a river in N Italy flowing E into the Adriatic. 15 miles (24 km) long: in crossing this ancient boundary between Cisalpine Gaul and Italy, to march against Pompey in 49 b.c., Julius Caesar made a major military commitment.
cross / pass the Rubicon, to take a decisive, irrevocable step:
Our entry into the war made us cross the Rubicon and abandon isolationism forever.
a stream in N Italy: in ancient times the boundary between Italy and Cisalpine Gaul. By leading his army across it and marching on Rome in 49 bc, Julius Caesar broke the law that a general might not lead an army out of the province to which he was posted and so committed himself to civil war with the senatorial party
(sometimes not capital) a point of no return
a penalty in piquet by which the score of a player who fails to reach 100 points in six hands is added to his opponent’s
cross the Rubicon, pass the Rubicon, to commit oneself irrevocably to some course of action
A river in northern Italy that Julius Caesar crossed with his army, in violation of the orders of the leaders in Rome, who feared his power. A civil war followed, in which Caesar emerged as ruler of Rome. Caesar is supposed to have said, “The die is cast” (referring to a roll of dice), as he crossed the river.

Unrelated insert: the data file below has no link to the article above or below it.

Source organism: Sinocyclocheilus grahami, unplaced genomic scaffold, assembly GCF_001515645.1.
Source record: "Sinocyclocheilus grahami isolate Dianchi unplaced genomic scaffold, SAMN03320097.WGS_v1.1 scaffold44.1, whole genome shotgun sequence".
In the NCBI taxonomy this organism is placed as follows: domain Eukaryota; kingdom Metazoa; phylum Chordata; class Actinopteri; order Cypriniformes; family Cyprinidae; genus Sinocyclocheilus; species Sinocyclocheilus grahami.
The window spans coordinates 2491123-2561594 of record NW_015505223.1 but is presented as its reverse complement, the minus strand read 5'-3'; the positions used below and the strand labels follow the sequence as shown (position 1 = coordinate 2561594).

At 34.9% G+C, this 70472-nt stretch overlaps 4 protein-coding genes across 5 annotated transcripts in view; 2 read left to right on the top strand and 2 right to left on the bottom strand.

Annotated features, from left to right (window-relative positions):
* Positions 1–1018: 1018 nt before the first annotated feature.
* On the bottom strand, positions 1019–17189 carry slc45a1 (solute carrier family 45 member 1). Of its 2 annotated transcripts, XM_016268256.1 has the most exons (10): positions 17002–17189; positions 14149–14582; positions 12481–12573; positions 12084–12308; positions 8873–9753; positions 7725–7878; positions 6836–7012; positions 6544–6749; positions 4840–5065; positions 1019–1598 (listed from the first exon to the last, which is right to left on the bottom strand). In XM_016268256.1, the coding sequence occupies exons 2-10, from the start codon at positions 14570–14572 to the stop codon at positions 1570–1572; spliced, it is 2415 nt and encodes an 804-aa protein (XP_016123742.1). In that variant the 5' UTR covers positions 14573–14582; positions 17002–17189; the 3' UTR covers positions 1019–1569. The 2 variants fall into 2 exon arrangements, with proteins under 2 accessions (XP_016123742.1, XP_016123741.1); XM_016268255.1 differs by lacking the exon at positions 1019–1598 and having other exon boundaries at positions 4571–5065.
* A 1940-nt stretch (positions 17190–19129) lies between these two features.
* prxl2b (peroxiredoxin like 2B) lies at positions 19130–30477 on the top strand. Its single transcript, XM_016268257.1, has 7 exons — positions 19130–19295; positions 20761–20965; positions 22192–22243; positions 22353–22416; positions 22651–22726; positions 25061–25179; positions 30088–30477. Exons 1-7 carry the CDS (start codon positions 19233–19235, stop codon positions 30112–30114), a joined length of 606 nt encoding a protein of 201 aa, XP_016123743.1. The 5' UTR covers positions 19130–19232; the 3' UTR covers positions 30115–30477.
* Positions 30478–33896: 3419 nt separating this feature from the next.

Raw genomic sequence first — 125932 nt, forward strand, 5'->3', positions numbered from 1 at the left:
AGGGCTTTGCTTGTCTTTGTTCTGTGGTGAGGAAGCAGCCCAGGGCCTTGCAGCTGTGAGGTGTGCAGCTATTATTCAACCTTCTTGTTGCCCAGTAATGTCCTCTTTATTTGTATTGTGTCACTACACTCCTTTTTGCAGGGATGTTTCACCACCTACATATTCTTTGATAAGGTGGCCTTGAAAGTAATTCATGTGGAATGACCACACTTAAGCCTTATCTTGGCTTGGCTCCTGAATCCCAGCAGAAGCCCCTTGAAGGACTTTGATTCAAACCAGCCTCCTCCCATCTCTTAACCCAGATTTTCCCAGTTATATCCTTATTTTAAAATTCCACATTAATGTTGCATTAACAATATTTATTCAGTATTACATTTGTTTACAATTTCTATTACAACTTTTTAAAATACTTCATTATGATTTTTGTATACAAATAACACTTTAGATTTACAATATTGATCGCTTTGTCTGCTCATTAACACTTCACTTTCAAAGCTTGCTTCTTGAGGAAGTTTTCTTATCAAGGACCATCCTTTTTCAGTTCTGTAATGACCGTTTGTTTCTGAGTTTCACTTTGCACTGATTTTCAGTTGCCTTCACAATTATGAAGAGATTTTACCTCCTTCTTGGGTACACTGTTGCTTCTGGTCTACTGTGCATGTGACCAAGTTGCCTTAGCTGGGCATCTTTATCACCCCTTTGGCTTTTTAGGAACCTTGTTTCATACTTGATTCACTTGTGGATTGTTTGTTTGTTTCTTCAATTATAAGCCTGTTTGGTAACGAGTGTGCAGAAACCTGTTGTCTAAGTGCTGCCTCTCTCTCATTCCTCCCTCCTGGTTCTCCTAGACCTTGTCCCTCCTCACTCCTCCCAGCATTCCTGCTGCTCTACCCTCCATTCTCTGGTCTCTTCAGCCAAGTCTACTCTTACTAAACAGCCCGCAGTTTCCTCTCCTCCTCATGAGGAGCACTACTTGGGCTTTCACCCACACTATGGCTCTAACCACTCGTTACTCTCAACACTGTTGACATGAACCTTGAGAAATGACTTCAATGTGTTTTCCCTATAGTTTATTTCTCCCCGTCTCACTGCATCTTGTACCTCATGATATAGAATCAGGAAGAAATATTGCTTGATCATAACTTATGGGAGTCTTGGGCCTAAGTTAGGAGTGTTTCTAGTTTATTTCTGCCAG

Note: “Crossing the Rubicon” is a general expression for taking a dangerous, decisive, and irreversible step.
see: cross the rubicon
adjective 1. red or reddish; ruddy: a rubicund complexion. adjective 1. of a reddish colour; ruddy; rosy
noun, Chemistry. 1. a silver-white, metallic, active element resembling potassium, used in photoelectric cells and radio vacuum tubes. Symbol: Rb; atomic weight: 85.47; atomic number: 37; specific gravity: 1.53 at 20°C. noun 1. a soft highly reactive radioactive element of the alkali metal group; the 16th most abundant element in the earth’s crust (310 parts […]
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